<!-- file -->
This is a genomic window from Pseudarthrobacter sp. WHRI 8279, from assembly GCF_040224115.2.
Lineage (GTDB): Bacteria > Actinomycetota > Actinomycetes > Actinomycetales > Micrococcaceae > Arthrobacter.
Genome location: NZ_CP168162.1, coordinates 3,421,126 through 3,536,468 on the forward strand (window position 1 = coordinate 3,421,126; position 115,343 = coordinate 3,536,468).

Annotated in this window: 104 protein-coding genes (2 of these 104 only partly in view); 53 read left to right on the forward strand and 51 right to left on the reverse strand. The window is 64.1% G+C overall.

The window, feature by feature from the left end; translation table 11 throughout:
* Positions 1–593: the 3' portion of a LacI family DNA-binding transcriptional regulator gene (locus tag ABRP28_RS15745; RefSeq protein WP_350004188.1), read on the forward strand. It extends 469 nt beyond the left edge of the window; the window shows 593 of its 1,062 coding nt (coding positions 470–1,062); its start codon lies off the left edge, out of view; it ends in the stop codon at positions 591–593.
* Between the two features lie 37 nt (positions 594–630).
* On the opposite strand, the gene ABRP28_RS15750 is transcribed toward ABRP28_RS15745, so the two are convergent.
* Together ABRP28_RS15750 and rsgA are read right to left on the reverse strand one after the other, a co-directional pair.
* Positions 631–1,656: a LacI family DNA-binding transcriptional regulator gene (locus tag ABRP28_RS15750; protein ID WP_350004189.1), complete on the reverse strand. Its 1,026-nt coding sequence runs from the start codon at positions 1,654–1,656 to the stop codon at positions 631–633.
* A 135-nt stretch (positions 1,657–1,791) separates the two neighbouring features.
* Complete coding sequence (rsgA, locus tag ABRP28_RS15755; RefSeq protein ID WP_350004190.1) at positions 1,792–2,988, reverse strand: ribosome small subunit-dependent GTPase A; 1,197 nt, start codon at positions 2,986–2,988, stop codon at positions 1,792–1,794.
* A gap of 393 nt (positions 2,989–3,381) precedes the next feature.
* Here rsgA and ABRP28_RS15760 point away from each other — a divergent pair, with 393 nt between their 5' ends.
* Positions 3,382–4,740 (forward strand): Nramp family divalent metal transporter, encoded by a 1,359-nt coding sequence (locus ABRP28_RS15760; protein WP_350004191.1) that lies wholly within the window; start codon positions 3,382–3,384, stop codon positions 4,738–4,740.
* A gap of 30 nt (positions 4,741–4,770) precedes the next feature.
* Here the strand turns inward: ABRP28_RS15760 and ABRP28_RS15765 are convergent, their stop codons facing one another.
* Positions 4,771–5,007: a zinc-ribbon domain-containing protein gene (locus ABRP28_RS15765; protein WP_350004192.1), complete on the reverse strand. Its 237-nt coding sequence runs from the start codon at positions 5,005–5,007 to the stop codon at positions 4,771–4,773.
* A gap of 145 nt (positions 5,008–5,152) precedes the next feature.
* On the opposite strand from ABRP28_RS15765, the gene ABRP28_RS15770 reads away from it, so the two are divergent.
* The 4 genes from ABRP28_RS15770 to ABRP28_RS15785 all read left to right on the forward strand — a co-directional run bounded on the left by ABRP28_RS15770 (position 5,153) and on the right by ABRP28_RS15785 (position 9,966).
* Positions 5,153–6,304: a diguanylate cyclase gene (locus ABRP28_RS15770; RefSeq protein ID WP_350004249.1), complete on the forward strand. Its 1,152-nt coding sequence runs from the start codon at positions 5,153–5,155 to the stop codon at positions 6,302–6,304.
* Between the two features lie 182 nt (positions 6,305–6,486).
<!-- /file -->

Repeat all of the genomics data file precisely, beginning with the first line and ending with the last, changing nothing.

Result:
This is a genomic window from Pseudarthrobacter sp. WHRI 8279, from assembly GCF_040224115.2.
Lineage (GTDB): Bacteria > Actinomycetota > Actinomycetes > Actinomycetales > Micrococcaceae > Arthrobacter.
Genome location: NZ_CP168162.1, coordinates 3,421,126 through 3,536,468 on the forward strand (window position 1 = coordinate 3,421,126; position 115,343 = coordinate 3,536,468).

Annotated in this window: 104 protein-coding genes (2 of these 104 only partly in view); 53 read left to right on the forward strand and 51 right to left on the reverse strand. The window is 64.1% G+C overall.

The window, feature by feature from the left end; translation table 11 throughout:
* Positions 1–593: the 3' portion of a LacI family DNA-binding transcriptional regulator gene (locus tag ABRP28_RS15745; RefSeq protein WP_350004188.1), read on the forward strand. It extends 469 nt beyond the left edge of the window; the window shows 593 of its 1,062 coding nt (coding positions 470–1,062); its start codon lies off the left edge, out of view; it ends in the stop codon at positions 591–593.
* Between the two features lie 37 nt (positions 594–630).
* On the opposite strand, the gene ABRP28_RS15750 is transcribed toward ABRP28_RS15745, so the two are convergent.
* Together ABRP28_RS15750 and rsgA are read right to left on the reverse strand one after the other, a co-directional pair.
* Positions 631–1,656: a LacI family DNA-binding transcriptional regulator gene (locus tag ABRP28_RS15750; protein ID WP_350004189.1), complete on the reverse strand. Its 1,026-nt coding sequence runs from the start codon at positions 1,654–1,656 to the stop codon at positions 631–633.
* A 135-nt stretch (positions 1,657–1,791) separates the two neighbouring features.
* Complete coding sequence (rsgA, locus tag ABRP28_RS15755; RefSeq protein ID WP_350004190.1) at positions 1,792–2,988, reverse strand: ribosome small subunit-dependent GTPase A; 1,197 nt, start codon at positions 2,986–2,988, stop codon at positions 1,792–1,794.
* A gap of 393 nt (positions 2,989–3,381) precedes the next feature.
* Here rsgA and ABRP28_RS15760 point away from each other — a divergent pair, with 393 nt between their 5' ends.
* Positions 3,382–4,740 (forward strand): Nramp family divalent metal transporter, encoded by a 1,359-nt coding sequence (locus ABRP28_RS15760; protein WP_350004191.1) that lies wholly within the window; start codon positions 3,382–3,384, stop codon positions 4,738–4,740.
* A gap of 30 nt (positions 4,741–4,770) precedes the next feature.
* Here the strand turns inward: ABRP28_RS15760 and ABRP28_RS15765 are convergent, their stop codons facing one another.
* Positions 4,771–5,007: a zinc-ribbon domain-containing protein gene (locus ABRP28_RS15765; protein WP_350004192.1), complete on the reverse strand. Its 237-nt coding sequence runs from the start codon at positions 5,005–5,007 to the stop codon at positions 4,771–4,773.
* A gap of 145 nt (positions 5,008–5,152) precedes the next feature.
* On the opposite strand from ABRP28_RS15765, the gene ABRP28_RS15770 reads away from it, so the two are divergent.
* The 4 genes from ABRP28_RS15770 to ABRP28_RS15785 all read left to right on the forward strand — a co-directional run bounded on the left by ABRP28_RS15770 (position 5,153) and on the right by ABRP28_RS15785 (position 9,966).
* Positions 5,153–6,304: a diguanylate cyclase gene (locus ABRP28_RS15770; RefSeq protein ID WP_350004249.1), complete on the forward strand. Its 1,152-nt coding sequence runs from the start codon at positions 5,153–5,155 to the stop codon at positions 6,302–6,304.
* Between the two features lie 182 nt (positions 6,305–6,486).